"Not a relative of mine, but my boyfriend’s dad murdered his mom 10 years ago while my boyfriend and his brother were in the home.

No red flags or signs, they were just going through a divorce and had an argument. She stabbed him with a kitchen knife, and he snapped and killed her with a Samurai sword that they had on display in the home.

My boyfriend and his brother don’t blame or hate their dad. They believe both parents were in the wrong. Ultimately, his dad didn’t get charged for murder. He got a manslaughter charge, I believe. He is getting out this year after serving 10 years. LINK and LINK."


30. There were no red flags beforehand.

"My brother was involved in a murder and just finished his sentence last year. He acquired an addiction to meth around the time he turned 30; by that time he had owned a home, multiple vehicles, had a very successful life, but you know the story and he lost everything. There were no red flags beforehand, but it was a spur of the moment thing so I guess there might not be, but from the time of the murder until he was arrested he was a different man. You could tell something inside him snapped; the tenuous grip he had on reality withered away to nothing and he was as 'far out there' as I’ve ever seen anyone (it should be worth noting that none of us knew anything about the murder until after he was arrested, which was a little over a year after the murder took place). I’m glad he was arrested and sentenced to do serious time because it saved his life; at the pace he was on I doubt he would’ve lasted another six months."


31. Warning signs were her having bruises and the occasional broken bone.

"My dad’s maternal grandmother shot her husband in the forehead with a .22 long before I was born. Warning signs were her having bruises and the occasional broken bone. Apparently one day she was just waiting with the gun for him to get home all shit-faced and beady. Fun fact, the round didn’t fully penetrate for whatever reason, so he ended up being in the hospital for a couple of days before he finally died. She ended up spending some time in the funny farm and ended up babysitting me when I was 3 or 4 years old. Upon asking my dad if that didn’t seem a little weird to him, he replied ‘Nah, she loved you to death, she wasn’t gonna hurt you…and nobody else was going to either,’ with a weird little cackle afterwards."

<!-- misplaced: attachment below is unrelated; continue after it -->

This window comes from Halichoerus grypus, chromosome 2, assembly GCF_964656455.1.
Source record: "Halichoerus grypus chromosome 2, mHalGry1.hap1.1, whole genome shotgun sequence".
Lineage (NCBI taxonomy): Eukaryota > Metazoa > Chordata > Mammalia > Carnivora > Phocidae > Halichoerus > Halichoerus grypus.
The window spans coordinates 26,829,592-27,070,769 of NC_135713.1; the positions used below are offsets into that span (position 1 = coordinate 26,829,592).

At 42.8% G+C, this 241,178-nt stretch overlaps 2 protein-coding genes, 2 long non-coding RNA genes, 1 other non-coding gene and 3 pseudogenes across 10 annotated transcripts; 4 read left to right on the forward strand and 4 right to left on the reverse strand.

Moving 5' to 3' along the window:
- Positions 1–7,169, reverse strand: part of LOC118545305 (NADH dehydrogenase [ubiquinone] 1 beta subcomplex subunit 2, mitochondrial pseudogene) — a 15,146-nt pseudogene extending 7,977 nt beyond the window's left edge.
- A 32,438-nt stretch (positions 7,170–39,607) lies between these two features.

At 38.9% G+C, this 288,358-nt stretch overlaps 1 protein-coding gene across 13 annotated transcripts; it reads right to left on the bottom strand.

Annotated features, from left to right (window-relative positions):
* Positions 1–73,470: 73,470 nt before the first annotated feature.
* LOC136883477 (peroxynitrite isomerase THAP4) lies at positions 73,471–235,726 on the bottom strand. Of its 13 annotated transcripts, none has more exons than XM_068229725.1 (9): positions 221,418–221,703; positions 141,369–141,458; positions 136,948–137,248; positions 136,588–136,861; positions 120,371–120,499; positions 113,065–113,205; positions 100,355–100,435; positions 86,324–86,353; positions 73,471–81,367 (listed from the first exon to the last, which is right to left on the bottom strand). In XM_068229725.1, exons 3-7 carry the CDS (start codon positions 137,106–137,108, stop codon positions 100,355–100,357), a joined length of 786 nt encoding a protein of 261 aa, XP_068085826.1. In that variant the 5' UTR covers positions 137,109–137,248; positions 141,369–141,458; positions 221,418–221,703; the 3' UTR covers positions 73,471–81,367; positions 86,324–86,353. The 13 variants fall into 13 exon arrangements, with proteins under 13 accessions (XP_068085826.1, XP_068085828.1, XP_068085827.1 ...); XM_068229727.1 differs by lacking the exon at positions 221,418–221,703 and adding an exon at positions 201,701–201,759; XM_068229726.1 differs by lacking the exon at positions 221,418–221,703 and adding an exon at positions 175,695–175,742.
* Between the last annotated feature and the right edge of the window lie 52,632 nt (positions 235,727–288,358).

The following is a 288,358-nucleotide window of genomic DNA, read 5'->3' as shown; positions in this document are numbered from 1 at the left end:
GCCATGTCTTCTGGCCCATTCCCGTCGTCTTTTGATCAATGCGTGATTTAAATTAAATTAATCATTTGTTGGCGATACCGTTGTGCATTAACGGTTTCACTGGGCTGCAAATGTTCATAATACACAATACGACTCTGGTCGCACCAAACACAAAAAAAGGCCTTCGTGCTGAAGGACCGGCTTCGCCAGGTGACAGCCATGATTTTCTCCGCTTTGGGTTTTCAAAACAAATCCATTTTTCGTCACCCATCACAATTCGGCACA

32. He was extremely abusive on a daily basis.

"My ex-boyfriend is now in prison for manslaughter.

Long story short, I was 18 years old and 32 weeks pregnant. My ex came home drunk, punched and kicked me in the stomach for over half an hour, then passed out upstairs. (He was extremely abusive on a daily basis.) I went to the hospital because I was bleeding. I had an emergency C-section and had a little girl. She had brain hemorrhaging, couldn’t breathe on her own, and had multiple broken bones. They said my daughter wouldn’t survive 20 minutes, but she lived for 8 days.

My ex was found hiding out with a friend and was arrested and charged with manslaughter.

April 22nd would have been my daughter’s 6th birthday.

Yesterday (April 30th) was the 6-year anniversary of her death.

She may not have been here long, but I miss her every day."


33. He would go days at a time not speaking to anyone and doing nothing but drinking alone

"My paternal grandparents died in a murder-suicide. My grandfather shot my grandmother in their kitchen and then went outside and hung himself on a tree, and my father discovered them when he got home from school.